In an oral presentation analyzing copy number and SV association with cancer pre-disposition from a pan-cancer cohort from the 100,000 Genomes Project, large variants were found to be rare compared to the average number of SNPs per genome. Interestingly, despite their rarity, large variants accounted for a large proportion of inter-individual variability (0.1% genetic difference between two people when only considering SNPs, but this increased to 1.5% when you factored in large variants).


The study of SVs, best detected using long-read sequencing approaches, can offer a broader understanding of genomic variation and its role in human health than studying SNPs alone.

Incorporating multi-omics into your workflow

ASHG Hall ImageMultiple presentations and sessions—including an industry education session about harnessing the power of multi-omics from a single sample—highlighted the immense utility of multi-omics in advancing our understanding of human health. Multi-omics, also known as integrated omics, pan-omics, and trans-omics, aims to combine two or more omics datasets to aid in data analysis, interpretation, and visualization to determine the mechanism of a biological process.


This holistic approach to study enables a deeper exploration of the genetic basis of diseases, identification of novel biomarkers, and understanding of biological pathways and networks. By combining multiple layers of omics data, researchers can unravel intricate disease mechanisms, facilitate personalized medicine, and ultimately improve patient outcomes. Incorporating multi-omics into a research workflow offers several significant benefits:


  1. Allows for a more comprehensive understanding of biological systems by analyzing multiple layers of biological information simultaneously, enabling researchers to uncover complex interactions between different molecules, pathways, and cellular processes.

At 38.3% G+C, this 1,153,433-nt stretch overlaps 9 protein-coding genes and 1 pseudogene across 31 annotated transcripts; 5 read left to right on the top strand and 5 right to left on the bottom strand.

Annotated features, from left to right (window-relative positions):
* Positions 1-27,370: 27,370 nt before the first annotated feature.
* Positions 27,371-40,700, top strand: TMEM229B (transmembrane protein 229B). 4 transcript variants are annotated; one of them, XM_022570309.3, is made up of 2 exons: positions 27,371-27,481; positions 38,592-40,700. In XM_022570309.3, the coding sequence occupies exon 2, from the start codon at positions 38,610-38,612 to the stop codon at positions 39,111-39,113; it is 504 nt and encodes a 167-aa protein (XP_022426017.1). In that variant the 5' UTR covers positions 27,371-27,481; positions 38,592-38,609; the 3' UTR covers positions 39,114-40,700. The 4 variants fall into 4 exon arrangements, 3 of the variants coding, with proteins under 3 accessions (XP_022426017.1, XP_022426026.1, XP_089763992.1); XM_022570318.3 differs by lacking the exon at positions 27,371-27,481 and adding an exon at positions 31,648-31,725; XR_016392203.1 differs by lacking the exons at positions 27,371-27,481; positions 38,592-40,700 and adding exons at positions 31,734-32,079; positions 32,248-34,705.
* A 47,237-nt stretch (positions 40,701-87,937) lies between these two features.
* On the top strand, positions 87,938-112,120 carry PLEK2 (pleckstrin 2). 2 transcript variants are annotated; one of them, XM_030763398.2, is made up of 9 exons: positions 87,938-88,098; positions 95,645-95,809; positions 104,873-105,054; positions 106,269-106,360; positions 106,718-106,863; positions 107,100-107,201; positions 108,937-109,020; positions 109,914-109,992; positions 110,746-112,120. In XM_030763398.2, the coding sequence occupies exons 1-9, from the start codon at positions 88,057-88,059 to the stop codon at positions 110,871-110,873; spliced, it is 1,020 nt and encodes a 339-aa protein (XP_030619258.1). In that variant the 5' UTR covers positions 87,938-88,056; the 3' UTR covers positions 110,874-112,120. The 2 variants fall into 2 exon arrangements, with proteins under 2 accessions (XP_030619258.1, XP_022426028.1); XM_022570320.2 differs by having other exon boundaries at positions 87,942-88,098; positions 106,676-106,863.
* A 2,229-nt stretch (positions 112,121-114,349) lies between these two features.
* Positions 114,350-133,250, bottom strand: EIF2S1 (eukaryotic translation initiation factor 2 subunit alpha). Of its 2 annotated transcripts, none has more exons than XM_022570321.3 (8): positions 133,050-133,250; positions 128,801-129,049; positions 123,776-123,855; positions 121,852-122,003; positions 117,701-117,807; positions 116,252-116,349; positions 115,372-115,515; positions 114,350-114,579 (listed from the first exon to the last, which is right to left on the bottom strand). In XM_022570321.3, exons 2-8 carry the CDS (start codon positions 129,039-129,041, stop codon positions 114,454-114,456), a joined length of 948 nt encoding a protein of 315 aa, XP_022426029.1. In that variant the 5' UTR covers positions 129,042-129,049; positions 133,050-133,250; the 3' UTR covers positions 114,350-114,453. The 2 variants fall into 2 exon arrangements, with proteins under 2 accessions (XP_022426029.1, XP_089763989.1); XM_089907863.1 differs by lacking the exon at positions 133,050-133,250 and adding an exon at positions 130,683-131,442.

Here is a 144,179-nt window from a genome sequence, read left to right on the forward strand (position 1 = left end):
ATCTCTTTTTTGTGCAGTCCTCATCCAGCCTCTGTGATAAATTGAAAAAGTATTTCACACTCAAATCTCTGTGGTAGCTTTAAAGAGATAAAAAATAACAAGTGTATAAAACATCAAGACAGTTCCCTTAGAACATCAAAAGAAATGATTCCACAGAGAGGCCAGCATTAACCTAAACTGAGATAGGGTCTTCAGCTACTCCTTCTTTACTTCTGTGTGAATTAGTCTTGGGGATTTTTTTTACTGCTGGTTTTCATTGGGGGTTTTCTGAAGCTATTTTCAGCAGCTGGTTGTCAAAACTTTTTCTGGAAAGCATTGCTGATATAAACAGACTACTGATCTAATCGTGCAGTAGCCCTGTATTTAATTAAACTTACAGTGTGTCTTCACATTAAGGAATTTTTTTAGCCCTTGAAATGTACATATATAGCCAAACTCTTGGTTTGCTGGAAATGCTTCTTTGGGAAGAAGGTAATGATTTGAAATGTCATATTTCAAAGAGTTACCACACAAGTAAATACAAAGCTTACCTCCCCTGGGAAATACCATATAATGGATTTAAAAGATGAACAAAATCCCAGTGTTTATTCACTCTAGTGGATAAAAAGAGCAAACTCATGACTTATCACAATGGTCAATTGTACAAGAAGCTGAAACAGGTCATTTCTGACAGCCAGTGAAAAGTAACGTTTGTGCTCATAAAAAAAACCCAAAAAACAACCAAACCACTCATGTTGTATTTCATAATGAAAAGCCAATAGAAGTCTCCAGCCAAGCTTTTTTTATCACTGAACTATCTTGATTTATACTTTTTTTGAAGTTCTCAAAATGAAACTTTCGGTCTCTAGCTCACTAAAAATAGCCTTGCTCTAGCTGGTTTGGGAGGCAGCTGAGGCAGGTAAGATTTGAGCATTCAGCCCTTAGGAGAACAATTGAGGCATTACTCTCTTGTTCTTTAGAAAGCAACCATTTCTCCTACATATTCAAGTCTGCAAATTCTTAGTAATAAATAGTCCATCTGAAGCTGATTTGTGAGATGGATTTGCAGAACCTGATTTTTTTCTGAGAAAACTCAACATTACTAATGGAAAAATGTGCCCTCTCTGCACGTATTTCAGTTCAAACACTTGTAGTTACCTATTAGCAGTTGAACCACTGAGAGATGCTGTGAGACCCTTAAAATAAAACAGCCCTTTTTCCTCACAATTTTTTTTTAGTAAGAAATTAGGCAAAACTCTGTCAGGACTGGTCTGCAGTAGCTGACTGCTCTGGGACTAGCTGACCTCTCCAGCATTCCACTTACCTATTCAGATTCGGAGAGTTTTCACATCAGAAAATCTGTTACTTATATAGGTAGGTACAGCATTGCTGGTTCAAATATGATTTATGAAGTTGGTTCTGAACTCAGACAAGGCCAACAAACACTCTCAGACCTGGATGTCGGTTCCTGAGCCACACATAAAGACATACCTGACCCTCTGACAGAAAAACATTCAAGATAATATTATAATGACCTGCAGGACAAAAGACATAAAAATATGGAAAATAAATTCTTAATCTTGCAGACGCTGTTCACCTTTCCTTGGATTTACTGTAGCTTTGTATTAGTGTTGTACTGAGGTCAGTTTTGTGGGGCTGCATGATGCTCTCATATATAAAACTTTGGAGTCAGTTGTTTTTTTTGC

2. Can enhance accuracy and reliability by integrating different omics datasets, which reduces the likelihood of biased or incomplete results.

  3. Enables the identification of potential biomarkers, therapeutic targets, and personalized medicine strategies, as it provides a deeper insight into disease mechanisms and individual variations. In addition, having multiple biomarkers allows for more specific drug targets.

  4. Can support hypothesis generation, data mining, and the discovery of novel associations, facilitating breakthroughs in scientific research.

One of the presentations at ASHG described a multi-omic study utilizing genomics and metabolomics to predict 12 common diseases in 500,000 individuals from three biobanks, including the U.K. biobank. Metabolic biomarkers were found to associate with nearly all 12 common diseases, and the addition of metabolomic data was deemed particularly valuable as metabolomic biomarkers are “closer” to the disease process compared to genetic information. Ultimately, existing disease prediction tools can be improved with the integration of both genomic and metabolomic biomarkers and risk scores.